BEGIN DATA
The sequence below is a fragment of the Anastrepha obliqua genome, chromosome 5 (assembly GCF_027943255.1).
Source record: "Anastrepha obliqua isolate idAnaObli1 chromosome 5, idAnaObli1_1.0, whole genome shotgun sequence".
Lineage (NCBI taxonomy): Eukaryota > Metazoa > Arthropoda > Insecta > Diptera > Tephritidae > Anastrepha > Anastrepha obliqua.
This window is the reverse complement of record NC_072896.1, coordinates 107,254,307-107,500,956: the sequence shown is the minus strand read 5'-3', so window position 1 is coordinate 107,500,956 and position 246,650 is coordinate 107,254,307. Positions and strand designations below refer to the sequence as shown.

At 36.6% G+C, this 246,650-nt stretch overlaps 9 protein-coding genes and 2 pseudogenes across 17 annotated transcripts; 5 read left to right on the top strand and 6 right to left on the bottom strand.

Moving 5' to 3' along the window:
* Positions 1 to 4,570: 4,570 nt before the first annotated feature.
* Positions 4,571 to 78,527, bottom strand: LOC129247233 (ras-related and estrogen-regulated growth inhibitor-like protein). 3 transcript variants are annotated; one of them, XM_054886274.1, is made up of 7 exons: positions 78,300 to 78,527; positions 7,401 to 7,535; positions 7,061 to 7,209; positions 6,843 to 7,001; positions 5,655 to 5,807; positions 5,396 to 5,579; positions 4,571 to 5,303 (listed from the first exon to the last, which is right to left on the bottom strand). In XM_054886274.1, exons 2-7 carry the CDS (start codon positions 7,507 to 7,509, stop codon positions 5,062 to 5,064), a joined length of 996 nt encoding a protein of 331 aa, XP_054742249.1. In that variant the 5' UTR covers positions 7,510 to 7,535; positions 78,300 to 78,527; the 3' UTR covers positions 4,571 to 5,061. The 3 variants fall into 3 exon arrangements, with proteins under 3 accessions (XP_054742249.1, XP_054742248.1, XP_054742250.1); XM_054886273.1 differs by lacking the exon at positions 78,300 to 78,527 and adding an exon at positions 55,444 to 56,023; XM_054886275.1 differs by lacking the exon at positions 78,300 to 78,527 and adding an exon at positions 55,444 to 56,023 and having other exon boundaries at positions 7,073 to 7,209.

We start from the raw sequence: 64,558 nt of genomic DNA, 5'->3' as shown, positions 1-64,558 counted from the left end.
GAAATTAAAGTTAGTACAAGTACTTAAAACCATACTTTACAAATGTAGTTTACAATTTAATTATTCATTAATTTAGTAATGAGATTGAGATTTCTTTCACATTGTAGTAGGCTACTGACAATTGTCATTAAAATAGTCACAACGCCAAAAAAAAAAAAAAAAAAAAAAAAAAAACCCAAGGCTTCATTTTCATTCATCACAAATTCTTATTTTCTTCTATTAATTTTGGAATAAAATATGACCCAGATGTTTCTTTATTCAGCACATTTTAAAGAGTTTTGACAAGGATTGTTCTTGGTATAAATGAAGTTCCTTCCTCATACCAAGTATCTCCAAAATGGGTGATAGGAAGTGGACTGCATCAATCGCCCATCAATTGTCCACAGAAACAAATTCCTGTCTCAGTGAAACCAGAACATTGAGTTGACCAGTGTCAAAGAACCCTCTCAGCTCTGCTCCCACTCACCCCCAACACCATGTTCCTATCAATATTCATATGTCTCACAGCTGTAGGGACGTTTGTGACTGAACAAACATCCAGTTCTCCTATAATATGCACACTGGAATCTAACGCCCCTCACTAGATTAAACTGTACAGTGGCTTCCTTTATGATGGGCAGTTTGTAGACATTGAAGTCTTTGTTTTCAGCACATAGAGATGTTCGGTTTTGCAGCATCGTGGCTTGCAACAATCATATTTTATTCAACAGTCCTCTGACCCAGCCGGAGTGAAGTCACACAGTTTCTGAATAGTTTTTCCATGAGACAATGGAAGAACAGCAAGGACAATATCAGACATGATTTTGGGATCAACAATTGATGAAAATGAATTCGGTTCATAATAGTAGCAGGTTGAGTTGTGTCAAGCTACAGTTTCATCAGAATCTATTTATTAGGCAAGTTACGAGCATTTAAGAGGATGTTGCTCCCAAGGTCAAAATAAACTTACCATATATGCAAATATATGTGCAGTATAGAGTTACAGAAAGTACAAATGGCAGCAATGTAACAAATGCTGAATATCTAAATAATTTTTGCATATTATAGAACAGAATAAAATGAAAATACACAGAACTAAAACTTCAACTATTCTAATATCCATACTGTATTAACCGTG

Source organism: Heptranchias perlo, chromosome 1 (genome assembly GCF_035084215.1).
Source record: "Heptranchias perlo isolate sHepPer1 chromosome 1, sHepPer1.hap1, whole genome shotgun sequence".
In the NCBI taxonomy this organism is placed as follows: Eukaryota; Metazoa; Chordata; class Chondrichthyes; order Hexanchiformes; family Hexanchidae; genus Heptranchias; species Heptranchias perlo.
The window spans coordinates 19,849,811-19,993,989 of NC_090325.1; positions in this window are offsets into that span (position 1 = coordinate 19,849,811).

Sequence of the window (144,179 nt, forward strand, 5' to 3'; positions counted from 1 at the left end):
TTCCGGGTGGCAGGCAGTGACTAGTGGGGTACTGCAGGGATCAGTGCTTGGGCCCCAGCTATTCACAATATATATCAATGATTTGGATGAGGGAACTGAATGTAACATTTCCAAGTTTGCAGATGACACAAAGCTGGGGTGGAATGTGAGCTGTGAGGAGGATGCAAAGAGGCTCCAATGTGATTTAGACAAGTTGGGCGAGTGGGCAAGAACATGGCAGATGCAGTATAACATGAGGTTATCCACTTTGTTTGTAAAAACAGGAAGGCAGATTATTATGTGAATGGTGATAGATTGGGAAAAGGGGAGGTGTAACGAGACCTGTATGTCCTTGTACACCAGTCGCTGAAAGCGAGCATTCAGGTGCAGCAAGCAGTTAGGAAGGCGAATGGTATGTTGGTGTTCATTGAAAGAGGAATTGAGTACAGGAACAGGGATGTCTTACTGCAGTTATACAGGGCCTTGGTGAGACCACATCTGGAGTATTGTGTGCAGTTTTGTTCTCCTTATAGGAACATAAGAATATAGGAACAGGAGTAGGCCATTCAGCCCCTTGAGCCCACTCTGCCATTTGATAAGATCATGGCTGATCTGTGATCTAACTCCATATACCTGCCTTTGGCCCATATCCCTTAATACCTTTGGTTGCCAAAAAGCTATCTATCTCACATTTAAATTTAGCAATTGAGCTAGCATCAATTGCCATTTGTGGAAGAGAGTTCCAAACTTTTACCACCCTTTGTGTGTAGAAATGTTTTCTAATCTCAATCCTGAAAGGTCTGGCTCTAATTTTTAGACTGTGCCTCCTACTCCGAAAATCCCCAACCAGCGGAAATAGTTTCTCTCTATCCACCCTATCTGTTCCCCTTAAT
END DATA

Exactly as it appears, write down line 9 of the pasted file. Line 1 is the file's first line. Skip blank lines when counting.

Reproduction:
We start from the raw sequence: 64,558 nt of genomic DNA, 5'->3' as shown, positions 1-64,558 counted from the left end.